Niagara Gazette — Back when I was a young aspiring auto technician, the term “I need a tune up” was uttered quite commonly. It usually signaled that the driver sensed that the engine was running poorly and thus needed the ignition system to be refurbished. In the old days, ignition systems usually consisted of a set of electrical breaker points that were driven by the distributor (which governed the firing of the spark from the ignition coil), a condenser (that acted as an electrical storehouse when the points were open so the electrical charge would not jump or arch back across the points resulting in misfire), a mechanical spark distributor, distributor cap and rotor, sparkplug wires, and sparkplugs.
The way the system worked was really quite simple. A gear drove the distributor either off the camshaft or oil pump. Electricity was fed to the distributor and, as it spun, the points opened and closed making and breaking the electrical circuit between the ignition coil and the distributor. This making and breaking of electrical flow caused voltage buildup within the coil and then the dispersing of a high intensity spark at precisely the correct time delivered via the rotor to the tower on the distributor cap (in precise time) which was connected to a sparkplug wire. This spark would travel down the sparkplug wire to the sparkplug where it would jump an air gap and ignite the compressed, highly volatile air/fuel mixture in the combustion chamber. Thus, the downward stroke powering the engine was created. Simple in theory.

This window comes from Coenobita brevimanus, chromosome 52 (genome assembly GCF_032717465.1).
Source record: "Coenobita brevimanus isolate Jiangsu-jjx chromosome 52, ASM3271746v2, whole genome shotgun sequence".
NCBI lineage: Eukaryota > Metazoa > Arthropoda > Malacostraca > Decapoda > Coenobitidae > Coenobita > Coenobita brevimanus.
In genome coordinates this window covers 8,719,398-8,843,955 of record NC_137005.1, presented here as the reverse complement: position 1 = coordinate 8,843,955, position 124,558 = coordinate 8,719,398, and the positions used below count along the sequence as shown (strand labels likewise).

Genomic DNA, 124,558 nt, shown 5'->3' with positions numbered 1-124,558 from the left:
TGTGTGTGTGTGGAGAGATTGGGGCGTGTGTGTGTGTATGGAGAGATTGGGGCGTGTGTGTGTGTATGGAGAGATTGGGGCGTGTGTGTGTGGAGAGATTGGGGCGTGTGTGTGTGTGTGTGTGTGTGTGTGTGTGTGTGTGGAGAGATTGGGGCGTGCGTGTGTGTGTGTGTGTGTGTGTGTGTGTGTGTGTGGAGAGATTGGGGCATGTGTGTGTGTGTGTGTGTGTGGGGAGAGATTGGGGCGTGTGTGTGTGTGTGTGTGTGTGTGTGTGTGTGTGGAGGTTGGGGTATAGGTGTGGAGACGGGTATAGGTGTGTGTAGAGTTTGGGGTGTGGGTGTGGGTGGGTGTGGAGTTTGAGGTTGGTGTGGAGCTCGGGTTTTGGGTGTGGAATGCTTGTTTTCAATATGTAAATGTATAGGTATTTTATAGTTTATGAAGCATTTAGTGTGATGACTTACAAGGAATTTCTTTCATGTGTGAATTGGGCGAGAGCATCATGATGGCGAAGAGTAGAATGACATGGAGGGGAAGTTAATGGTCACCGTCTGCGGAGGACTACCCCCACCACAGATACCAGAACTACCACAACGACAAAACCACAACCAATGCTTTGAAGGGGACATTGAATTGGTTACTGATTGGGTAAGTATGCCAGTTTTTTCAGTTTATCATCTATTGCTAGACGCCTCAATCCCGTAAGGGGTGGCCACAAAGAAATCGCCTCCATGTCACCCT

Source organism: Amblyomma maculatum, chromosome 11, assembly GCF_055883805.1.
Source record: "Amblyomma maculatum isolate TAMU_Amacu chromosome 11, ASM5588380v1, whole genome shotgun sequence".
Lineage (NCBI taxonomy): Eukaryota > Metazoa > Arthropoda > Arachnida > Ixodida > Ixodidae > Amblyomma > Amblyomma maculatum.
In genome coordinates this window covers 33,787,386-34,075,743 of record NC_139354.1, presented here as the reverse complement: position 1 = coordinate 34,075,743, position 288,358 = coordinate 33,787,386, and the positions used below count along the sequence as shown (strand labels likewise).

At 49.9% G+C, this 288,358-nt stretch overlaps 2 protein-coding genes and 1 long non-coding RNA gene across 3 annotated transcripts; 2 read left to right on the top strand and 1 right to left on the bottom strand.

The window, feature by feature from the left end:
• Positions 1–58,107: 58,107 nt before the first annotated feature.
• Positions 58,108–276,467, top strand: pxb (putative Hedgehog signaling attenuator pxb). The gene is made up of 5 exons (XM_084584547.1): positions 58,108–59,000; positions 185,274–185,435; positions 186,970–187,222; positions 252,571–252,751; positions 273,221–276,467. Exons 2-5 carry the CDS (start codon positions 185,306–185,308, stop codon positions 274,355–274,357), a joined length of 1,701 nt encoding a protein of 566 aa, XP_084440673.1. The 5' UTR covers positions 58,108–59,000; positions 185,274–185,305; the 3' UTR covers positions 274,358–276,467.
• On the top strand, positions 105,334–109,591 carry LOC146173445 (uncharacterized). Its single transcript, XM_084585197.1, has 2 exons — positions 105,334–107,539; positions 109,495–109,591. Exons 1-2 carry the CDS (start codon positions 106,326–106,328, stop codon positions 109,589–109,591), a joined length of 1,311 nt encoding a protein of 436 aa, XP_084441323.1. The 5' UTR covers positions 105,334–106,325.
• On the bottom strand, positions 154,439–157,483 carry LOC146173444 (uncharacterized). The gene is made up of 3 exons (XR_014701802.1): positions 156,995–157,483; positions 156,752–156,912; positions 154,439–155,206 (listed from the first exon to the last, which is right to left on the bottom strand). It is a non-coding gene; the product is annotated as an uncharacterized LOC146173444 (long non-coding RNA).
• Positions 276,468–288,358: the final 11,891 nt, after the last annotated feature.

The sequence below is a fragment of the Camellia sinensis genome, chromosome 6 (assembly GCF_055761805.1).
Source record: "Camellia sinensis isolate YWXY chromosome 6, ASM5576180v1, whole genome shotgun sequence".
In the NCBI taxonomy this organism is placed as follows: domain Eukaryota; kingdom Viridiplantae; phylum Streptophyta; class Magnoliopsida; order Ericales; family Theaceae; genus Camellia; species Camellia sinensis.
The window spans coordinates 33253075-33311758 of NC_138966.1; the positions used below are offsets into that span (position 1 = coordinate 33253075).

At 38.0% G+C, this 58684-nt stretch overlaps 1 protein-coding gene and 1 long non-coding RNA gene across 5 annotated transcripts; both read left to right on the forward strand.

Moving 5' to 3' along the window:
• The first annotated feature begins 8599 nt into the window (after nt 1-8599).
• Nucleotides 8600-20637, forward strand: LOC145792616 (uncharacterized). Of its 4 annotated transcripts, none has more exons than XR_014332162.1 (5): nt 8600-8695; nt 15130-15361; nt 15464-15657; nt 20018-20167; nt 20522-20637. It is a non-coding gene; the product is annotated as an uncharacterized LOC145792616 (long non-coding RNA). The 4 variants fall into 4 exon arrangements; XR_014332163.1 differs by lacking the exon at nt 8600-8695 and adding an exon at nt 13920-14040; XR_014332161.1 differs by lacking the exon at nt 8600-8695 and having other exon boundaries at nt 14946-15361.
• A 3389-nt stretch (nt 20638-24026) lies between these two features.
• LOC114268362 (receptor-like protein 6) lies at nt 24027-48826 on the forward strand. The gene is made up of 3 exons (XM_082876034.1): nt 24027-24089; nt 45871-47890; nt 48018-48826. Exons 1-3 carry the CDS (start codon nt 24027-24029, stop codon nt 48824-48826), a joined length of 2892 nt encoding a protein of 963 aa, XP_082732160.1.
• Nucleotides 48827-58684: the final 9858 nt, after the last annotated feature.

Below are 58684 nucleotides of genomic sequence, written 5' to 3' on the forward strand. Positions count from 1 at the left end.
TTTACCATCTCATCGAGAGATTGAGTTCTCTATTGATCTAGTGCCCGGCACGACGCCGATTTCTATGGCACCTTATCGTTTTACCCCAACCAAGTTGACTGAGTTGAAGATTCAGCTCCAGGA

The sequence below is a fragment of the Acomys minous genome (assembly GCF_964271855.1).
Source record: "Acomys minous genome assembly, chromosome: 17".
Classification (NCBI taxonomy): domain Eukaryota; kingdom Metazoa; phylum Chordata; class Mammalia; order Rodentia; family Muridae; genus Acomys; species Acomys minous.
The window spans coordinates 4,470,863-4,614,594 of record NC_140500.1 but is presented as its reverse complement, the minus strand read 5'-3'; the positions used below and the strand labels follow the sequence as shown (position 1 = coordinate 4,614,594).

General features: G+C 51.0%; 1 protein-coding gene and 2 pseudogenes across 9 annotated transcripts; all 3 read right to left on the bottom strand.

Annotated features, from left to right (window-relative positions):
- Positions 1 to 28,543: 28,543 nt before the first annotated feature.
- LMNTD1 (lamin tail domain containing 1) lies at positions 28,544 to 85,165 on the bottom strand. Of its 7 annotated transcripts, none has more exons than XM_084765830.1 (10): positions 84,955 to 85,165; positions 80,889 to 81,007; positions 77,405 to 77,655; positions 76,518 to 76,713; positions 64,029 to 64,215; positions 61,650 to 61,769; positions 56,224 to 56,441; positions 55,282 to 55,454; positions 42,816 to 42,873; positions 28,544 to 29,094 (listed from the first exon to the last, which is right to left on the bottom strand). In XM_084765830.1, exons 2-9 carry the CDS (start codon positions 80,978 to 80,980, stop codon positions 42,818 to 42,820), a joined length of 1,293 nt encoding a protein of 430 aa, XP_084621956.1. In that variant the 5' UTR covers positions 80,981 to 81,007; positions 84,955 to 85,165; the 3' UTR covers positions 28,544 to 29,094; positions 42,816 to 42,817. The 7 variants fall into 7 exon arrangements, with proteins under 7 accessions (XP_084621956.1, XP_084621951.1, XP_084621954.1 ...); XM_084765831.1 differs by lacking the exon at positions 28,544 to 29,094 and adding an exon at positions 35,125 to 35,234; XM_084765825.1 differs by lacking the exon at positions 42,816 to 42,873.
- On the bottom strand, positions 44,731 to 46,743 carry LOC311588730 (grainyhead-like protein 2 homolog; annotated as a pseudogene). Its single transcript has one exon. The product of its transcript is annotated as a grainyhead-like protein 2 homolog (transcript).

Of course, with any system of mechanical or electrical design, there’s always a weak link that results in failure or poor performance. In this case, the weak link was the electrical points, condenser, distributor cap and rotor. Points would wear out; condensers would internally ground resulting in firing back across the ignition points and ultimately misfire, backfiring, stalling, hesitation, and a myriad of other complications. The insulation on sparkplug wires would break down from extreme heat up and cool down, resulting in voltage leakage and ultimately, cross-firing and what’s called “breakdown under load.” This condition would usually revealed itself under heavy load conditions such as hauling a heavy trailer or load, or just tooling around town and up and down hills with the entire family in the car. Yes, early ignition systems were not without their negative idiosyncrasies.